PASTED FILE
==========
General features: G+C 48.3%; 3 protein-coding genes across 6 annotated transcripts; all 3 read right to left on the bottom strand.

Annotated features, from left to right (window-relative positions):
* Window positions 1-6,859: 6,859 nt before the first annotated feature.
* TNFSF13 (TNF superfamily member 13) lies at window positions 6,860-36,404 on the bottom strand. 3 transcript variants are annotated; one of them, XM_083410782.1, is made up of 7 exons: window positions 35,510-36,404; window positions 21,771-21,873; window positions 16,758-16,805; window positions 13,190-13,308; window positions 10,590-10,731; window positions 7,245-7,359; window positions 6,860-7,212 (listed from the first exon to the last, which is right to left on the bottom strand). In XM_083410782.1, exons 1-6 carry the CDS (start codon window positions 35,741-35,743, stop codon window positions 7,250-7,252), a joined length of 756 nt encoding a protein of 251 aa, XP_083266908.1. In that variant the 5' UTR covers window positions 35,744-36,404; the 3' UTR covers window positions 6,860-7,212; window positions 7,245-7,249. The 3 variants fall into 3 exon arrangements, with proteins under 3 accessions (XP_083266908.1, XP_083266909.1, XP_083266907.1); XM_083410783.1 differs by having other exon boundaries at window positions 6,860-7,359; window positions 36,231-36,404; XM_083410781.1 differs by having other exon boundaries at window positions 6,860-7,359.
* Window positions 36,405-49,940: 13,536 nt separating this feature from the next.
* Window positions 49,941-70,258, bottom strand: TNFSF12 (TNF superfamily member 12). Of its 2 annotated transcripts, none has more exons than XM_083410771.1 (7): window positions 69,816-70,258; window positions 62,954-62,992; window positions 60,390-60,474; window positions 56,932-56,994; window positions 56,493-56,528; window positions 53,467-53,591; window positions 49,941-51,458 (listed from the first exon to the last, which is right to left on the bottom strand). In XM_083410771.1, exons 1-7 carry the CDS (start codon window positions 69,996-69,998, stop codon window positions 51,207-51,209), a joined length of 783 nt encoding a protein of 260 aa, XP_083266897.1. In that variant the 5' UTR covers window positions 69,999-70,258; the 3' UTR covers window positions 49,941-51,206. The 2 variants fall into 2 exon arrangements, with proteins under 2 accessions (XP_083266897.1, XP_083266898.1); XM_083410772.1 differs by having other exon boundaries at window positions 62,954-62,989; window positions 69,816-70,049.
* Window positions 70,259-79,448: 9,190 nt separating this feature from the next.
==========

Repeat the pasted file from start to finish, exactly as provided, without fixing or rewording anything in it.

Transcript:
General features: G+C 48.3%; 3 protein-coding genes across 6 annotated transcripts; all 3 read right to left on the bottom strand.

Annotated features, from left to right (window-relative positions):
* Window positions 1-6,859: 6,859 nt before the first annotated feature.
* TNFSF13 (TNF superfamily member 13) lies at window positions 6,860-36,404 on the bottom strand. 3 transcript variants are annotated; one of them, XM_083410782.1, is made up of 7 exons: window positions 35,510-36,404; window positions 21,771-21,873; window positions 16,758-16,805; window positions 13,190-13,308; window positions 10,590-10,731; window positions 7,245-7,359; window positions 6,860-7,212 (listed from the first exon to the last, which is right to left on the bottom strand). In XM_083410782.1, exons 1-6 carry the CDS (start codon window positions 35,741-35,743, stop codon window positions 7,250-7,252), a joined length of 756 nt encoding a protein of 251 aa, XP_083266908.1. In that variant the 5' UTR covers window positions 35,744-36,404; the 3' UTR covers window positions 6,860-7,212; window positions 7,245-7,249. The 3 variants fall into 3 exon arrangements, with proteins under 3 accessions (XP_083266908.1, XP_083266909.1, XP_083266907.1); XM_083410783.1 differs by having other exon boundaries at window positions 6,860-7,359; window positions 36,231-36,404; XM_083410781.1 differs by having other exon boundaries at window positions 6,860-7,359.
* Window positions 36,405-49,940: 13,536 nt separating this feature from the next.
* Window positions 49,941-70,258, bottom strand: TNFSF12 (TNF superfamily member 12). Of its 2 annotated transcripts, none has more exons than XM_083410771.1 (7): window positions 69,816-70,258; window positions 62,954-62,992; window positions 60,390-60,474; window positions 56,932-56,994; window positions 56,493-56,528; window positions 53,467-53,591; window positions 49,941-51,458 (listed from the first exon to the last, which is right to left on the bottom strand). In XM_083410771.1, exons 1-7 carry the CDS (start codon window positions 69,996-69,998, stop codon window positions 51,207-51,209), a joined length of 783 nt encoding a protein of 260 aa, XP_083266897.1. In that variant the 5' UTR covers window positions 69,999-70,258; the 3' UTR covers window positions 49,941-51,206. The 2 variants fall into 2 exon arrangements, with proteins under 2 accessions (XP_083266897.1, XP_083266898.1); XM_083410772.1 differs by having other exon boundaries at window positions 62,954-62,989; window positions 69,816-70,049.
* Window positions 70,259-79,448: 9,190 nt separating this feature from the next.